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Michael Kaiser

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Needed: A Federal Arts Policy

Posted: 07/06/09 12:25 PM ET

There is frequent discussion about the validity of federal funding for the arts in this nation; most recently, the inclusion of $50 million for employment in the arts in the stimulus package was the source of heated debate.

What we really need is a debate over federal arts policy. Most people do not know that no fewer than nine government agencies provide support to arts in this nation. That is not a typo. In addition to the National Endowment for the Arts, the national Endowment for the Humanities, and the Institute of Museum and Library Services, arts money is also granted by the Departments of Commerce, Education, State, Agriculture, Defense, and Transportation!

Those of us in the arts are grateful for the many opportunities presented for federal support. The problem is that there is literally no coordination between these agencies on their arts spending, nor is there any central governing philosophy or policy.

For example, grants for arts education are given by several agencies yet there is no effort to coordinate the educational programming of the arts organizations receiving federal funds. This cannot yield the most effective or efficient results.

There is also no organized process for sharing what has been learned so that every arts organization must learn from its own mistakes. As a result, the federal government has been funding arts education in our public schools for decades and we still have not implemented a coherent approach to using the arts to benefit our children.

The problem is not that federal funding for the arts is unwarranted; the problem is that we need to be assured, as citizens, that we are getting the most value for our money. What is needed is a coordinated approach to arts grants to ensure that the arts programming supported by federal funds truly serves our national interest.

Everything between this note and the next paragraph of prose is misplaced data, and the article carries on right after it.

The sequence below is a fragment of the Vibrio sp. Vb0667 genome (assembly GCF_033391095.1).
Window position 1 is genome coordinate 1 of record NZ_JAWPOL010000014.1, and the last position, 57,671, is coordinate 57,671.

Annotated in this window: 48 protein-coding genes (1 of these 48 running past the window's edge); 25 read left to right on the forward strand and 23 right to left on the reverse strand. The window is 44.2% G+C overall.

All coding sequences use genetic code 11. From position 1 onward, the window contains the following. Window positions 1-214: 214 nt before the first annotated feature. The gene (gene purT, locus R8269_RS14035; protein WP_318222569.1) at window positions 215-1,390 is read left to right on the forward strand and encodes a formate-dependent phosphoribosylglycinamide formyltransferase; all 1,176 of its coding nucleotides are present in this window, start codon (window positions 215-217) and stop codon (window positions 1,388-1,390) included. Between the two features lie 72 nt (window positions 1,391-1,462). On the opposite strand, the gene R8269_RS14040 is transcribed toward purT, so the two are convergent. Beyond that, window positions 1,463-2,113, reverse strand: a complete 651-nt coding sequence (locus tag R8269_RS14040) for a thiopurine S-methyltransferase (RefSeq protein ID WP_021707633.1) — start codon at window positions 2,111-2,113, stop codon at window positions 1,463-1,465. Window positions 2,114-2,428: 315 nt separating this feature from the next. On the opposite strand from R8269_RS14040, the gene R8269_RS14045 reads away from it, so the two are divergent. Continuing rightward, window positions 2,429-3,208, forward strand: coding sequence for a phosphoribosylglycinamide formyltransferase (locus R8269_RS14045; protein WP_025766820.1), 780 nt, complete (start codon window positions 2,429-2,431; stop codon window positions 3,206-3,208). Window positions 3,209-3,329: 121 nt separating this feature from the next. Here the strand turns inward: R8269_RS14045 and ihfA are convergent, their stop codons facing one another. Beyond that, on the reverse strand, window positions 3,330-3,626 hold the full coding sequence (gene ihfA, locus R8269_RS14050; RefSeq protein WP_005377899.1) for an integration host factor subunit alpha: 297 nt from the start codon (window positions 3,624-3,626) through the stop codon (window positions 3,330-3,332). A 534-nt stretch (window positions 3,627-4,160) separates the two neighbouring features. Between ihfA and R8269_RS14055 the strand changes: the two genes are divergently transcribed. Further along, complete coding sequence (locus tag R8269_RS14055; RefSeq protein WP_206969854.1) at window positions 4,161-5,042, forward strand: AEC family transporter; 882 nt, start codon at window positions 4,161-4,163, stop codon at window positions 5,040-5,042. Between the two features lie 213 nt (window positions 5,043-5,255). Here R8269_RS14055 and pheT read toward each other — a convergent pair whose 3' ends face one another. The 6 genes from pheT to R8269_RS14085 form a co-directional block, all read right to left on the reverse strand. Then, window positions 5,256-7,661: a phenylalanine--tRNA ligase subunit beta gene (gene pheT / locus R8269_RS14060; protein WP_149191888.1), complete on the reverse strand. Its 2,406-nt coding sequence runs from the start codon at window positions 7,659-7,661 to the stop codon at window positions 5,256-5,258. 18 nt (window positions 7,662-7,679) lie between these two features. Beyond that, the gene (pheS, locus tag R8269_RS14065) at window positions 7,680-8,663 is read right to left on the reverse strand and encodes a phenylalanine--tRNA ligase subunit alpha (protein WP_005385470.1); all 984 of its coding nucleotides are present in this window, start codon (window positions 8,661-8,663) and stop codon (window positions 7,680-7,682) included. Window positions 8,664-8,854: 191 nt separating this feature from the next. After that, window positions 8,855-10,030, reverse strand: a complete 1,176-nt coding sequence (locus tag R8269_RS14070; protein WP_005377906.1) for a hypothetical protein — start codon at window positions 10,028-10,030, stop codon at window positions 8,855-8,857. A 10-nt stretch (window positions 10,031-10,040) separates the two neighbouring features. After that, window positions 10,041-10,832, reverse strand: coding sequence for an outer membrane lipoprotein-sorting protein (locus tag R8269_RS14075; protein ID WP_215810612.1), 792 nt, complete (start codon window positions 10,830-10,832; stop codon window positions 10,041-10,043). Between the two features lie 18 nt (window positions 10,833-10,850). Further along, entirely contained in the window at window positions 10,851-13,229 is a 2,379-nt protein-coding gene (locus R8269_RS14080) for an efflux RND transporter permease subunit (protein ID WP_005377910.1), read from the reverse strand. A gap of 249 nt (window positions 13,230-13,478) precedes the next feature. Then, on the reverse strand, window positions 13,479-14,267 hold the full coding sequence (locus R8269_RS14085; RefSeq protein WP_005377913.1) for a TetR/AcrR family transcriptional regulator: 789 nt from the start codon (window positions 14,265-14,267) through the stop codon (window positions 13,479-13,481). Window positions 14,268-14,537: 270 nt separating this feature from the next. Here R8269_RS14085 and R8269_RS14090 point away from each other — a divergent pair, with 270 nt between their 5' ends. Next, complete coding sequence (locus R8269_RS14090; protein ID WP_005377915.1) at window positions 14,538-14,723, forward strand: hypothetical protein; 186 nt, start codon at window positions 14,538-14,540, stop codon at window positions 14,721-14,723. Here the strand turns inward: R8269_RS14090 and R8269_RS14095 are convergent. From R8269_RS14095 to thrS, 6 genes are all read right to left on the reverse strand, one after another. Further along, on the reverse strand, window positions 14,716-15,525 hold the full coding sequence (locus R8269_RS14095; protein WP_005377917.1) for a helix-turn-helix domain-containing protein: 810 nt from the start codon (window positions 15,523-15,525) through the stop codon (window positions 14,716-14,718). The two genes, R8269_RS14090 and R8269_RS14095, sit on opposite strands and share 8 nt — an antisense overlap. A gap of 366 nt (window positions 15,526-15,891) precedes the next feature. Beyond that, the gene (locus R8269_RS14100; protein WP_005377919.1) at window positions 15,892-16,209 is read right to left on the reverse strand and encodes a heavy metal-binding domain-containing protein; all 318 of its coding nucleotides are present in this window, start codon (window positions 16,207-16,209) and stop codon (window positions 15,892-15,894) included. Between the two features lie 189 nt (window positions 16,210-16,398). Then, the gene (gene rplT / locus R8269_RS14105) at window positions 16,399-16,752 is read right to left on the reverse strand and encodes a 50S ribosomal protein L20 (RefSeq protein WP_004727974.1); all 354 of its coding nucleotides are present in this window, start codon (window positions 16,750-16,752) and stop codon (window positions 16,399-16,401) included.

But how can we accomplish this? How can we coordinate the efforts of so many federal agencies? There has been discussion of the need for a Ministry of Culture in the United States. I am concerned that the formation of such an entity would cost too much and put too little money in the hands of the grassroots arts organizations which truly do the most important arts work in this nation and rarely get the spotlight. (Why do we always use arts celebrities to lobby for government support? Doesn't anyone realize that the American people do not believe their tax dollars should support the work of the most famous and richest performers?)

Instead, we need someone in the administration, perhaps the new Chairman of the National Endowment for the Arts, to provide leadership and coordination to ensure that all grants-making agencies are working in a common direction and that the money expended creates an arts ecology that benefits all Americans. We need policies in at least three key areas: sustaining American arts organizations (both large and small), arts education, and cultural diplomacy.

The arts have so much to contribute to this nation. We can teach our children to be the creative thinkers that our economy requires now and in the future, we can help rebuild the image of our nation abroad, we can assist in the effort to bolster tourism in the wake of the current economic crisis, and we can publicly celebrate the diversity of our nation.

But these vital goals will not be accomplished with the current helter-skelter approach to federal arts funding.